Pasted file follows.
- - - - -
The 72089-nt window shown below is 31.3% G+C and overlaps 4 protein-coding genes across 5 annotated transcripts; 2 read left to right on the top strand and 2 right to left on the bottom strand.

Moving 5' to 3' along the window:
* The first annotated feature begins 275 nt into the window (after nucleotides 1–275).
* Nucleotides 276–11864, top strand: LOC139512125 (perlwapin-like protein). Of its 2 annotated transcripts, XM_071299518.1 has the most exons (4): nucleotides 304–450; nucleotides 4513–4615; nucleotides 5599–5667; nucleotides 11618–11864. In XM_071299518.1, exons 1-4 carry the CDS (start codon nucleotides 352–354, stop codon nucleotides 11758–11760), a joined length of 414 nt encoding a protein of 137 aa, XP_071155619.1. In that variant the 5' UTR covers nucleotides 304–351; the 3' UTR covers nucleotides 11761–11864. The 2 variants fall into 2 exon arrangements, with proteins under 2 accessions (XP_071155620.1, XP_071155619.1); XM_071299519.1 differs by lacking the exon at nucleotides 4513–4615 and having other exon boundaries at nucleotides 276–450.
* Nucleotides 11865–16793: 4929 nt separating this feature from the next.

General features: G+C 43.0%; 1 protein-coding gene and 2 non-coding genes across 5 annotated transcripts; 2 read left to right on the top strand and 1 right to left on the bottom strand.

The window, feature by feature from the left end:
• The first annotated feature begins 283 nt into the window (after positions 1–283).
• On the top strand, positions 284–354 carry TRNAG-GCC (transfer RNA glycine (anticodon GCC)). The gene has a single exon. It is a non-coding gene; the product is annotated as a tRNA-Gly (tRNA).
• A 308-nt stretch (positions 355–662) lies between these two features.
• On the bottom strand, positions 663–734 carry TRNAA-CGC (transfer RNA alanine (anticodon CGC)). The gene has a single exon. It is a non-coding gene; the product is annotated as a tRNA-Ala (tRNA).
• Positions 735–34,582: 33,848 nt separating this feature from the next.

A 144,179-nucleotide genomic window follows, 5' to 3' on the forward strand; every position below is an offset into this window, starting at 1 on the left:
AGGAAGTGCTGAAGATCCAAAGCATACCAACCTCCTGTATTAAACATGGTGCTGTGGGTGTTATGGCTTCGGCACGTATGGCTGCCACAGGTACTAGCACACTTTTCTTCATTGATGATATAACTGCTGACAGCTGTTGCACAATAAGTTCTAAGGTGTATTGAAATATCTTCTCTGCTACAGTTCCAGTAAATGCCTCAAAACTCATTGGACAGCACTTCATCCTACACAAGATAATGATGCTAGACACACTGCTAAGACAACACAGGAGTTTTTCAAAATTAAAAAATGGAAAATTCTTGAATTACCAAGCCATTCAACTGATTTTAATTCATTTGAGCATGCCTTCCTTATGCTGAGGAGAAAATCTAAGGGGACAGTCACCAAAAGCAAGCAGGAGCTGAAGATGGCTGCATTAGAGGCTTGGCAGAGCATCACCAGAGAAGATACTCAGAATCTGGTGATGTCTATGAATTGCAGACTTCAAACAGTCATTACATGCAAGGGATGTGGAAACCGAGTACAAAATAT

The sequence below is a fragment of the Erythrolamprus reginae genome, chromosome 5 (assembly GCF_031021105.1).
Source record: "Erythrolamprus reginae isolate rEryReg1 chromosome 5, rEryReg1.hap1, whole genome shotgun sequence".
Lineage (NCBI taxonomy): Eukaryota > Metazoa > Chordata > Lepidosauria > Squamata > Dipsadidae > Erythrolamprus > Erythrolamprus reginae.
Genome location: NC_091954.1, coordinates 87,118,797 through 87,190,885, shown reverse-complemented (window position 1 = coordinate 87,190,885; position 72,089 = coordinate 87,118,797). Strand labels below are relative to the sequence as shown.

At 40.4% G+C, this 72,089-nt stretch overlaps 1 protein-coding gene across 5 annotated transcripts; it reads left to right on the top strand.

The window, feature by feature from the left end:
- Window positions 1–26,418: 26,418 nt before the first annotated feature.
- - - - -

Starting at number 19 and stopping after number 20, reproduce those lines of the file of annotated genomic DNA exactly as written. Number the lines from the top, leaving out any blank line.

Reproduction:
At 40.4% G+C, this 72,089-nt stretch overlaps 1 protein-coding gene across 5 annotated transcripts; it reads left to right on the top strand.

The window, feature by feature from the left end: